Metal halide lights (MH) burn gas that produces lighting on the blue end of the spectrum, most beneficial during the vegetative phase. Ideally you want an output of 430nm-460nm blue light and 700nm red light in order to provide high PAR that favours the blue side of the spectrum for vegetative growth.

High-pressure sodium lights (HPS)

High-pressure sodium lights (HPS) lamps burn gas that produces light on the red to orange portion of the spectrum, best suited for the flowering stage. HPS lamps are probably the most popular option due to their consistent results and low initial costs.

HPS dual spectrum lights

HPS dual spectrum lights Combination HPS/MH lights combine a metal halide and a high-pressure sodium in the same bulb, providing both red and blue spectrums in a single HID lamp. The combination of the two provides a very wide spectrum within a single lamp. A spectrum, that enables you to use it through both the Vegetative and Flowering stages, saving on the need for 2 separate bulbs. For best results you should look for HPS lights with an output of 430-460nm blue light and 680-700nm red light to aim for optimal PAR.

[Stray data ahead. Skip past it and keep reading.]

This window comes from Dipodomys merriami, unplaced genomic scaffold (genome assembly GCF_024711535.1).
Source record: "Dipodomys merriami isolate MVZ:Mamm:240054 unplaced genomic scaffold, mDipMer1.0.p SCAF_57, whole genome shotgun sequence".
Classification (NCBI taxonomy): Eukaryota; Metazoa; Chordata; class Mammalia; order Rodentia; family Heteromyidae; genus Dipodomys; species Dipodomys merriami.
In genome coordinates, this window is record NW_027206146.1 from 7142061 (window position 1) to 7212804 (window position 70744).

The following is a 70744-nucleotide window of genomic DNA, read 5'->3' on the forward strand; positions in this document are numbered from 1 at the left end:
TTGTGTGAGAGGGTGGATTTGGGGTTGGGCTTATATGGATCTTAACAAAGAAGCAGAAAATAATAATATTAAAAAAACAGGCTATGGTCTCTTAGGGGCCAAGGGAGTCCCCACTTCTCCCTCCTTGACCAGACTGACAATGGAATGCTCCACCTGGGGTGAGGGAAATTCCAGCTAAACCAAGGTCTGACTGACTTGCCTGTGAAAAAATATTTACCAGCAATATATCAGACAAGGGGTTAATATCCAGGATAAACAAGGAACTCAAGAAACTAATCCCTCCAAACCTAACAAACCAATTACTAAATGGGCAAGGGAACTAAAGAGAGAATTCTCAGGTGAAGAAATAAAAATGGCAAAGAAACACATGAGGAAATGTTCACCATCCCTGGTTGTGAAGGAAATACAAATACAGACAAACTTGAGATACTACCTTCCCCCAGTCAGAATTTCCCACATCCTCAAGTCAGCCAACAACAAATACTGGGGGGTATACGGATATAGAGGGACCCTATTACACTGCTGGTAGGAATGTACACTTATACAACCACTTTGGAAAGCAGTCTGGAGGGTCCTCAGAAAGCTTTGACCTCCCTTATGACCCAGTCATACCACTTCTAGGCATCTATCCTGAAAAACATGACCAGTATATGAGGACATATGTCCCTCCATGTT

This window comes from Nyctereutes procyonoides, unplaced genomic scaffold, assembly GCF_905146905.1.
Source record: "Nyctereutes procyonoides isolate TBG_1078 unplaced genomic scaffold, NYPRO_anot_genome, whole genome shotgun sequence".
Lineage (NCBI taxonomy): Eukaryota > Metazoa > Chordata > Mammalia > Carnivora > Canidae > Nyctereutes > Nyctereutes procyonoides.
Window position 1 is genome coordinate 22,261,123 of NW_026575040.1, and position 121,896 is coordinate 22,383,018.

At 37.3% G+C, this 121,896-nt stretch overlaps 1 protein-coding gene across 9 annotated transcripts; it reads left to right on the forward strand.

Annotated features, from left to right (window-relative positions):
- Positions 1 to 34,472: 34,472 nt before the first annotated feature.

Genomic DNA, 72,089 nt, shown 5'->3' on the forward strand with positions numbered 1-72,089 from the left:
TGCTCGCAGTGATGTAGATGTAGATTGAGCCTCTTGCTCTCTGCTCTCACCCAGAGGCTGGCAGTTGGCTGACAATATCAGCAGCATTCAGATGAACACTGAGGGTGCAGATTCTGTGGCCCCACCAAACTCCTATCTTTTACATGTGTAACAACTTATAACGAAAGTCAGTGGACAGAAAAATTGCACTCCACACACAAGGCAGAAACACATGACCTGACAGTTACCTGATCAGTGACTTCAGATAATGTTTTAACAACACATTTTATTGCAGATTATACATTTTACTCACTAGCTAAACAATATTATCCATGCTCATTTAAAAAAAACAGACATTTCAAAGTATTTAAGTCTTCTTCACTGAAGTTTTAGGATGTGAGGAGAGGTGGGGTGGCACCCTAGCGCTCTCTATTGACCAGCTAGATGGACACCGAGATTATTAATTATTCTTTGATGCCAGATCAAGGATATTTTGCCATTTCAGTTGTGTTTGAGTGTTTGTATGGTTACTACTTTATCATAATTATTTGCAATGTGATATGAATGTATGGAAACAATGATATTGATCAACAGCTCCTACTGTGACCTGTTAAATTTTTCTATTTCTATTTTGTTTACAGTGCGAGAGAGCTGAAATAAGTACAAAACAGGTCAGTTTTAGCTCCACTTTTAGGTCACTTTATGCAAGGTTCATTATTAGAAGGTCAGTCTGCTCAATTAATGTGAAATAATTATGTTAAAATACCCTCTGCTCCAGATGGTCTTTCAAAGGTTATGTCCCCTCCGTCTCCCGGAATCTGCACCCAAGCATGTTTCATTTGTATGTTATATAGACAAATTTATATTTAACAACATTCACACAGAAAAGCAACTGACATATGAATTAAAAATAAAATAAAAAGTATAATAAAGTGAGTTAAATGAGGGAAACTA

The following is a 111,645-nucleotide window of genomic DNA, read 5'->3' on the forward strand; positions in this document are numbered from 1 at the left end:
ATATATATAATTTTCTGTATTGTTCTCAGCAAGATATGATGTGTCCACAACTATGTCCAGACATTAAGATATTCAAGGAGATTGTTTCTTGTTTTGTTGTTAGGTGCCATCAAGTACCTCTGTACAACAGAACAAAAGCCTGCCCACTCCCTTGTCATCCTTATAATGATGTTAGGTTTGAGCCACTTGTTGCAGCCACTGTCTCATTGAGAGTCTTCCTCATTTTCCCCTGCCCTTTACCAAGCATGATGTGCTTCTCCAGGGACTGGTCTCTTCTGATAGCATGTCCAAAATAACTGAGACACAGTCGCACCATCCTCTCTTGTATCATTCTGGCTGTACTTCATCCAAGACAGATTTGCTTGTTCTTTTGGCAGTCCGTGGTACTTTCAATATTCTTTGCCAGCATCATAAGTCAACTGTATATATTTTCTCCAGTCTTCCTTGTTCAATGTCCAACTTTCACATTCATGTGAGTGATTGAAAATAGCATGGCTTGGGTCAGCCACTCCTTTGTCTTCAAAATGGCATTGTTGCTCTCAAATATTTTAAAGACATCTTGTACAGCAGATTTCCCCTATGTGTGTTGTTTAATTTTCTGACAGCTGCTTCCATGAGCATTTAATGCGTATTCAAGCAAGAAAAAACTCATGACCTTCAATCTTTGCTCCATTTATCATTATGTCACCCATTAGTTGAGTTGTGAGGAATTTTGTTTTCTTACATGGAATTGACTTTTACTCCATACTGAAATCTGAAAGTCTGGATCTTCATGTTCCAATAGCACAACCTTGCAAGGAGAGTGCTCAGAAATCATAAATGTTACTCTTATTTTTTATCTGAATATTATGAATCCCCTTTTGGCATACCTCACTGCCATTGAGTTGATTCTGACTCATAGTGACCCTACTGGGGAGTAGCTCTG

Light Emitting Ceramics (LEC) and Ceramic Metal Halide (CMH or CDM)

Light emitting Ceramics (LEC), Ceramic discharge metal halide (CDM) and ceramic metal halide (CMH) lights are a more recently emerging type of single-ended HID light. LEC, CDM and CMH are, in fact the same technology, LEC is actually a trademarked term for a CMH brand. They produce a spectrum of light thats much wider than a conventional fluorescent or HID bulb. They are fuel efficient, using fewer watts to produce more light and will reduce energy bills.

LEC/CMH light works just like a MH light but have a ceramic arc (like HPS bulbs) instead of a quartz one, which allows it to reach a higher temperature. This allows for a an ideal mixture of gases, which creates a fuller more useful spectrum of light.